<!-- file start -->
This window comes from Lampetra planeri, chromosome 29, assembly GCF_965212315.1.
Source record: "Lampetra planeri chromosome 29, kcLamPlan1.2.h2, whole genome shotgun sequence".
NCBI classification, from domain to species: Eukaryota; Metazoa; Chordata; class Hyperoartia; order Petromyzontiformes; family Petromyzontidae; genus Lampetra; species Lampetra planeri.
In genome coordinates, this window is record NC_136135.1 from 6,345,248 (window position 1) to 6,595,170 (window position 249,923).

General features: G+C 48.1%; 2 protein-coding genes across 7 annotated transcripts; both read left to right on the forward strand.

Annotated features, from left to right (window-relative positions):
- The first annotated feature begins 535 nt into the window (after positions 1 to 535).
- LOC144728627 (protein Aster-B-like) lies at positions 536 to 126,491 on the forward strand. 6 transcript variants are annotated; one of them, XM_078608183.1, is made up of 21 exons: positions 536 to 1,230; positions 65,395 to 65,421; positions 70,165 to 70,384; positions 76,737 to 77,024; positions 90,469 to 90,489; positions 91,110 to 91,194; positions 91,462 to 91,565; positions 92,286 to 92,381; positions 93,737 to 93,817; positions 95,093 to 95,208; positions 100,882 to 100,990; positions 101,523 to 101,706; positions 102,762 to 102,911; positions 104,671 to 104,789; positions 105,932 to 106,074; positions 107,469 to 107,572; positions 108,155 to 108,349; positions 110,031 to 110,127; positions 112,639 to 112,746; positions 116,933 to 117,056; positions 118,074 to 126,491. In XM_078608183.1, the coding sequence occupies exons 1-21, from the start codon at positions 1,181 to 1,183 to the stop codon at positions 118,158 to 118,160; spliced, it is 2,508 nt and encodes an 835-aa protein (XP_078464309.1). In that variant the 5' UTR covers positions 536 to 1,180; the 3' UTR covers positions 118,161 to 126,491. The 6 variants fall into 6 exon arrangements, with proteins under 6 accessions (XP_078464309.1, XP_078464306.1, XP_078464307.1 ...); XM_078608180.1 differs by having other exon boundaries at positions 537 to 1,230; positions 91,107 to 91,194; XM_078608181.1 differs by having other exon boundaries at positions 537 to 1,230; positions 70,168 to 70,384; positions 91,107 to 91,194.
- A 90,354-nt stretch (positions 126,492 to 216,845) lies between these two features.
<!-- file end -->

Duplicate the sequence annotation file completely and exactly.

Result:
This window comes from Lampetra planeri, chromosome 29, assembly GCF_965212315.1.
Source record: "Lampetra planeri chromosome 29, kcLamPlan1.2.h2, whole genome shotgun sequence".
NCBI classification, from domain to species: Eukaryota; Metazoa; Chordata; class Hyperoartia; order Petromyzontiformes; family Petromyzontidae; genus Lampetra; species Lampetra planeri.
In genome coordinates, this window is record NC_136135.1 from 6,345,248 (window position 1) to 6,595,170 (window position 249,923).

General features: G+C 48.1%; 2 protein-coding genes across 7 annotated transcripts; both read left to right on the forward strand.

Annotated features, from left to right (window-relative positions):
- The first annotated feature begins 535 nt into the window (after positions 1 to 535).
- LOC144728627 (protein Aster-B-like) lies at positions 536 to 126,491 on the forward strand. 6 transcript variants are annotated; one of them, XM_078608183.1, is made up of 21 exons: positions 536 to 1,230; positions 65,395 to 65,421; positions 70,165 to 70,384; positions 76,737 to 77,024; positions 90,469 to 90,489; positions 91,110 to 91,194; positions 91,462 to 91,565; positions 92,286 to 92,381; positions 93,737 to 93,817; positions 95,093 to 95,208; positions 100,882 to 100,990; positions 101,523 to 101,706; positions 102,762 to 102,911; positions 104,671 to 104,789; positions 105,932 to 106,074; positions 107,469 to 107,572; positions 108,155 to 108,349; positions 110,031 to 110,127; positions 112,639 to 112,746; positions 116,933 to 117,056; positions 118,074 to 126,491. In XM_078608183.1, the coding sequence occupies exons 1-21, from the start codon at positions 1,181 to 1,183 to the stop codon at positions 118,158 to 118,160; spliced, it is 2,508 nt and encodes an 835-aa protein (XP_078464309.1). In that variant the 5' UTR covers positions 536 to 1,180; the 3' UTR covers positions 118,161 to 126,491. The 6 variants fall into 6 exon arrangements, with proteins under 6 accessions (XP_078464309.1, XP_078464306.1, XP_078464307.1 ...); XM_078608180.1 differs by having other exon boundaries at positions 537 to 1,230; positions 91,107 to 91,194; XM_078608181.1 differs by having other exon boundaries at positions 537 to 1,230; positions 70,168 to 70,384; positions 91,107 to 91,194.
- A 90,354-nt stretch (positions 126,492 to 216,845) lies between these two features.